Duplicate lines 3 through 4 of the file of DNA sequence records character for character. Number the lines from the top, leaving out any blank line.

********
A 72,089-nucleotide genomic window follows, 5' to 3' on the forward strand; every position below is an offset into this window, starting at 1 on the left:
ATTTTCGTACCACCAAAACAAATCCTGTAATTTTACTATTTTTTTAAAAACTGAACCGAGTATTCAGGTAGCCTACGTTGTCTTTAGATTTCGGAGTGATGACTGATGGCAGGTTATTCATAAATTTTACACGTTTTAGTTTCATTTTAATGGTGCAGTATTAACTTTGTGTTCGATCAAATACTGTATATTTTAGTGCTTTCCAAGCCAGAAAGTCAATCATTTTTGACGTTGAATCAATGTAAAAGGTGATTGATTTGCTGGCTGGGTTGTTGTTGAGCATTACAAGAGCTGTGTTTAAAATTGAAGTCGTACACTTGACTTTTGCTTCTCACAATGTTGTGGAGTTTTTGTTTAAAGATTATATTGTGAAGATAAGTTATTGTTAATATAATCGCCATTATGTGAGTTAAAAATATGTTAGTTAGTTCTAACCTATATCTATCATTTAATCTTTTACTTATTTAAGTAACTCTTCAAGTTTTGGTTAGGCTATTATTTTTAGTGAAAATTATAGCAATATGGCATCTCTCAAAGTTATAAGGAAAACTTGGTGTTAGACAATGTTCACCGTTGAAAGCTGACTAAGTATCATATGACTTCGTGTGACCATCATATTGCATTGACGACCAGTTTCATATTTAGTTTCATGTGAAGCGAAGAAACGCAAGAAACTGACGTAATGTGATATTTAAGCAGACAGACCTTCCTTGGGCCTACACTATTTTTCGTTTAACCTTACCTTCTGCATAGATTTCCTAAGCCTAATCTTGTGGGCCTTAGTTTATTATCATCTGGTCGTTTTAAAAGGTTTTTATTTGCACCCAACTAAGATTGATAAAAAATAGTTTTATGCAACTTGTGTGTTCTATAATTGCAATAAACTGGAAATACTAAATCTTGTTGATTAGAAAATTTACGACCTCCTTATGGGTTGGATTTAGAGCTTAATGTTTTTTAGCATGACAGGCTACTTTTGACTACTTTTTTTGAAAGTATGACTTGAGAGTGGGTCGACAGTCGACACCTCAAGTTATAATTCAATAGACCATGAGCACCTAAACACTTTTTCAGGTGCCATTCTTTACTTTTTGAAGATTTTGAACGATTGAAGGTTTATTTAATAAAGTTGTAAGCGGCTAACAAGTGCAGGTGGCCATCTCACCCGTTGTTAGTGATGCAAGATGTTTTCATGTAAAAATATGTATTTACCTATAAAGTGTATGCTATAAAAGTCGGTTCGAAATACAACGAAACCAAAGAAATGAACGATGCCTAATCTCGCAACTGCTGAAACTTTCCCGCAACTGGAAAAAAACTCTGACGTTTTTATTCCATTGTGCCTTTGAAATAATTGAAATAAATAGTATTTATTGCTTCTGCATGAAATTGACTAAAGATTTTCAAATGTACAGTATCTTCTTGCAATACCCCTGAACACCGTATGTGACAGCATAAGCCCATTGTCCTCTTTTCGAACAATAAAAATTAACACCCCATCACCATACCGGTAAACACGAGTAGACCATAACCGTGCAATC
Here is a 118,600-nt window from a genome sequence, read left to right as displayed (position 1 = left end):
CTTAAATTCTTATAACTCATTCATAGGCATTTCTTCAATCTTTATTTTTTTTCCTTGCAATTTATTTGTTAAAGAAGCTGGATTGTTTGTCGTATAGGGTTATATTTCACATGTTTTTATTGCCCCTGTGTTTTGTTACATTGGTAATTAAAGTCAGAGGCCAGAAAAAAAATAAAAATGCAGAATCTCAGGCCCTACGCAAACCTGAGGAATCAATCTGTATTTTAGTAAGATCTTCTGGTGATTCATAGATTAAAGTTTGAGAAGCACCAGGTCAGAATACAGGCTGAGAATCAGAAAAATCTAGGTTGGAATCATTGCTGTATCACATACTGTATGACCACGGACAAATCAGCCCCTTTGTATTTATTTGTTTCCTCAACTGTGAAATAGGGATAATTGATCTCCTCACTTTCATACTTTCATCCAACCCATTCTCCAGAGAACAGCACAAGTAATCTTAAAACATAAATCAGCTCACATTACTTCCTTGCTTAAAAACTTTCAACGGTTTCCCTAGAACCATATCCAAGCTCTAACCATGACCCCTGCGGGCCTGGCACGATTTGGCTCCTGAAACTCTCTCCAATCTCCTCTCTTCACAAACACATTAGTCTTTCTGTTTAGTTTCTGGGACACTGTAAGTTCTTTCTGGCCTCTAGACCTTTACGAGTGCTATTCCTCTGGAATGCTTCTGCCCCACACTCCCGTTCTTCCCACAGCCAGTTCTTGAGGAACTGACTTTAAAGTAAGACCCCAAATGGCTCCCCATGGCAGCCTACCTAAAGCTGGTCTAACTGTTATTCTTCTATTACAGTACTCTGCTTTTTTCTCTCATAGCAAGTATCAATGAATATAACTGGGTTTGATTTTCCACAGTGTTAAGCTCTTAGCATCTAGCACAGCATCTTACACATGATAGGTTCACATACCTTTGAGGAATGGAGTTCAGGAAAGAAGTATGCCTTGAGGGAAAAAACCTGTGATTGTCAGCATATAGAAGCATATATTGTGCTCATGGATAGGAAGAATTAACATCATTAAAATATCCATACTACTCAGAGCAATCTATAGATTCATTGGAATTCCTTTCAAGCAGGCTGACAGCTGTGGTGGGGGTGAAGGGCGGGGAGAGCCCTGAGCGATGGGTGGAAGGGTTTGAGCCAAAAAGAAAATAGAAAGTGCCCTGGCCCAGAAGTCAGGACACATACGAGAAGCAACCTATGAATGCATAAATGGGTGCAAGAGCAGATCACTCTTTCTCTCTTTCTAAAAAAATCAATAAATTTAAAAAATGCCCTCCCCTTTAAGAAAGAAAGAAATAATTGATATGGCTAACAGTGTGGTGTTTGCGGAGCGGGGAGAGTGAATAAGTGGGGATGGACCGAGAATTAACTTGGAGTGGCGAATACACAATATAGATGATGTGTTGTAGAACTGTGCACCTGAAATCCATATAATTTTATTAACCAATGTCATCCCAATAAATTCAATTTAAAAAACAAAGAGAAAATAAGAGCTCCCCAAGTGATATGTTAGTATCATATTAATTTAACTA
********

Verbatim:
Here is a 118,600-nt window from a genome sequence, read left to right as displayed (position 1 = left end):
CTTAAATTCTTATAACTCATTCATAGGCATTTCTTCAATCTTTATTTTTTTTCCTTGCAATTTATTTGTTAAAGAAGCTGGATTGTTTGTCGTATAGGGTTATATTTCACATGTTTTTATTGCCCCTGTGTTTTGTTACATTGGTAATTAAAGTCAGAGGCCAGAAAAAAAATAAAAATGCAGAATCTCAGGCCCTACGCAAACCTGAGGAATCAATCTGTATTTTAGTAAGATCTTCTGGTGATTCATAGATTAAAGTTTGAGAAGCACCAGGTCAGAATACAGGCTGAGAATCAGAAAAATCTAGGTTGGAATCATTGCTGTATCACATACTGTATGACCACGGACAAATCAGCCCCTTTGTATTTATTTGTTTCCTCAACTGTGAAATAGGGATAATTGATCTCCTCACTTTCATACTTTCATCCAACCCATTCTCCAGAGAACAGCACAAGTAATCTTAAAACATAAATCAGCTCACATTACTTCCTTGCTTAAAAACTTTCAACGGTTTCCCTAGAACCATATCCAAGCTCTAACCATGACCCCTGCGGGCCTGGCACGATTTGGCTCCTGAAACTCTCTCCAATCTCCTCTCTTCACAAACACATTAGTCTTTCTGTTTAGTTTCTGGGACACTGTAAGTTCTTTCTGGCCTCTAGACCTTTACGAGTGCTATTCCTCTGGAATGCTTCTGCCCCACACTCCCGTTCTTCCCACAGCCAGTTCTTGAGGAACTGACTTTAAAGTAAGACCCCAAATGGCTCCCCATGGCAGCCTACCTAAAGCTGGTCTAACTGTTATTCTTCTATTACAGTACTCTGCTTTTTTCTCTCATAGCAAGTATCAATGAATATAACTGGGTTTGATTTTCCACAGTGTTAAGCTCTTAGCATCTAGCACAGCATCTTACACATGATAGGTTCACATACCTTTGAGGAATGGAGTTCAGGAAAGAAGTATGCCTTGAGGGAAAAAACCTGTGATTGTCAGCATATAGAAGCATATATTGTGCTCATGGATAGGAAGAATTAACATCATTAAAATATCCATACTACTCAGAGCAATCTATAGATTCATTGGAATTCCTTTCAAGCAGGCTGACAGCTGTGGTGGGGGTGAAGGGCGGGGAGAGCCCTGAGCGATGGGTGGAAGGGTTTGAGCCAAAAAGAAAATAGAAAGTGCCCTGGCCCAGAAGTCAGGACACATACGAGAAGCAACCTATGAATGCATAAATGGGTGCAAGAGCAGATCACTCTTTCTCTCTTTCTAAAAAAATCAATAAATTTAAAAAATGCCCTCCCCTTTAAGAAAGAAAGAAATAATTGATATGGCTAACAGTGTGGTGTTTGCGGAGCGGGGAGAGTGAATAAGTGGGGATGGACCGAGAATTAACTTGGAGTGGCGAATACACAATATAGATGATGTGTTGTAGAACTGTGCACCTGAAATCCATATAATTTTATTAACCAATGTCATCCCAATAAATTCAATTTAAAAAACAAAGAGAAAATAAGAGCTCCCCAAGTGATATGTTAGTATCATATTAATTTAACTA